The Empty Man as a cult classic

For plenty of movies, this is where the story would end. But just as Prior’s career began by offering home video audiences a fresh take on what’s now a cult classic, the audience for The Empty Man has begun the slow process of finding itself. With elements of Lovecraftian mythos, Japanese horror, and good old-fashioned ’70s paranoia, The Empty Man simply does too many things too well to avoid the attention of like-minded horror fans. And Prior has enjoyed the unique experience of watching his film gain traction through the pleasantly surprised reviews of users on Letterboxd.

As happens with most cult movies, The Empty Man’s audience has started to view the film’s alleged weaknesses as its strengths. The twenty-two-minute cold open — unconventional to say the least — is the perfect self-selection process for curious horror fans. The film’s one-hundred-and-thirty-seven-minute runtime has also become a major differentiator, something that helps it stand out amid an ocean of ninety-minute horror titles. This extra time is essential to the cosmic mythology Prior builds on the screen, and those with the patience for a more ambitious breed of horror film will find a lot to like in those extra minutes. Prior even remembers getting a call from an executive at a different studio who watched The Empty Man because he was intrigued by its length.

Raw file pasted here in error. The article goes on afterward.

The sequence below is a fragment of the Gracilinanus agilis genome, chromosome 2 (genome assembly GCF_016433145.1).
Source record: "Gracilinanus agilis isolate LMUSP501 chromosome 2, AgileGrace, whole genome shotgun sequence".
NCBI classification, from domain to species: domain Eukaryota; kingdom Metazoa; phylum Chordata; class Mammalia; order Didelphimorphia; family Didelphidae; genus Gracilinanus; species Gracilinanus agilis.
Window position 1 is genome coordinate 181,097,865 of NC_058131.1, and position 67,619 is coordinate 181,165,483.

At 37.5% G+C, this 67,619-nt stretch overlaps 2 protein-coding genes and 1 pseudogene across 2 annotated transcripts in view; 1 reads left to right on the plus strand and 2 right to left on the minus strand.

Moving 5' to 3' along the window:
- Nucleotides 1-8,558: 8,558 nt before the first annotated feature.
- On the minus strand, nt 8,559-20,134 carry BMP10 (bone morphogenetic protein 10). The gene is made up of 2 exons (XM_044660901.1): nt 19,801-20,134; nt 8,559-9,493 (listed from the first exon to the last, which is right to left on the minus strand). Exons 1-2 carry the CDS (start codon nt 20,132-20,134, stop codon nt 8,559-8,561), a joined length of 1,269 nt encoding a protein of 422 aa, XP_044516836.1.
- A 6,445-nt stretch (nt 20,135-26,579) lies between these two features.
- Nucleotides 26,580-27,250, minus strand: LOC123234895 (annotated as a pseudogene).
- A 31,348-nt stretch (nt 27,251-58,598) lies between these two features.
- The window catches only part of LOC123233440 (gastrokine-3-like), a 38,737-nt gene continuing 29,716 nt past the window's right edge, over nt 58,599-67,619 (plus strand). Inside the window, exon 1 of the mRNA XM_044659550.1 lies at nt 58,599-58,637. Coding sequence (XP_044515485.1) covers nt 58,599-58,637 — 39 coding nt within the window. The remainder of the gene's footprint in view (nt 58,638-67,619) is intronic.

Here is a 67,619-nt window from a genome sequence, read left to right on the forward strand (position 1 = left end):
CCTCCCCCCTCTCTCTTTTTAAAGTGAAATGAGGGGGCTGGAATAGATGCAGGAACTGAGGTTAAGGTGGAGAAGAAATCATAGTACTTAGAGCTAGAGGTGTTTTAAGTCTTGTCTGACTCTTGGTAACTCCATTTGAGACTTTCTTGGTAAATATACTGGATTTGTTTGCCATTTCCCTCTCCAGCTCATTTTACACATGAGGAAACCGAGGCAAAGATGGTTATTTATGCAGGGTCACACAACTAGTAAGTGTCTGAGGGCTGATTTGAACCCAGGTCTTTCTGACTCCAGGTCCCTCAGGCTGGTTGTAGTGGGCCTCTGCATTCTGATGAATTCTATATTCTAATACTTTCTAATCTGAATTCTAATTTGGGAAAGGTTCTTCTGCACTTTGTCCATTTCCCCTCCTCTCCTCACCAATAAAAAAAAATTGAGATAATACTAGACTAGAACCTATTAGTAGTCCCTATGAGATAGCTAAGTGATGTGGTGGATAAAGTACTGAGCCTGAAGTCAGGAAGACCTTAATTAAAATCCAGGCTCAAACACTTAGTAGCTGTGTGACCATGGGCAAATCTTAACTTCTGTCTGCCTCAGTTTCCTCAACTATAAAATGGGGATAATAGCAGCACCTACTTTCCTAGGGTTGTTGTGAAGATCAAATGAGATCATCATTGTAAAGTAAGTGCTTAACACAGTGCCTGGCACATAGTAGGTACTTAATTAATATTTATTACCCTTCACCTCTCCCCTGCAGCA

Of course, if The Empty Man is to develop the kind of word of mouth that will sustain it as a cult classic, it will still need time to unwind some of those initial impressions. “There’s a kind of promise that the marketing of a film makes to an audience,” he notes. “It’s not only supposed to attract the right audience; it’s also supposed to repel the wrong audience. And in this case, it did the opposite.” For those horror fans looking more for monsters and jump scares, The Empty Man was a frustrating experience, and the damage that word of mouth did to prospective audience members will need to be reversed before new horror fans are willing to roll the dice.

But while some directors may approach cult-classic status as something of a mixed blessing, Prior seems genuinely grateful that an audience has found his film. “When somebody discovers something that’s been in the dirt and kicked around, and they go, ‘Hey, I like this,’ they kind of take an ownership of it,” he concludes. “It inspires a certain degree of passion that something that’s more of a success out of the gate doesn’t necessarily [get].” And whatever the future holds for The Empty Man and its audience, at least Prior knows that he made something worthwhile. “I’ve been very gratified and relieved to see that I wasn’t completely insane, that there is an audience for the movie.”

Matthew is a feature writer for Film School Rejects and a freelance film critic at the Austin Chronicle. His writing can be found at /Film, RogerEbert.com, Playboy, and more.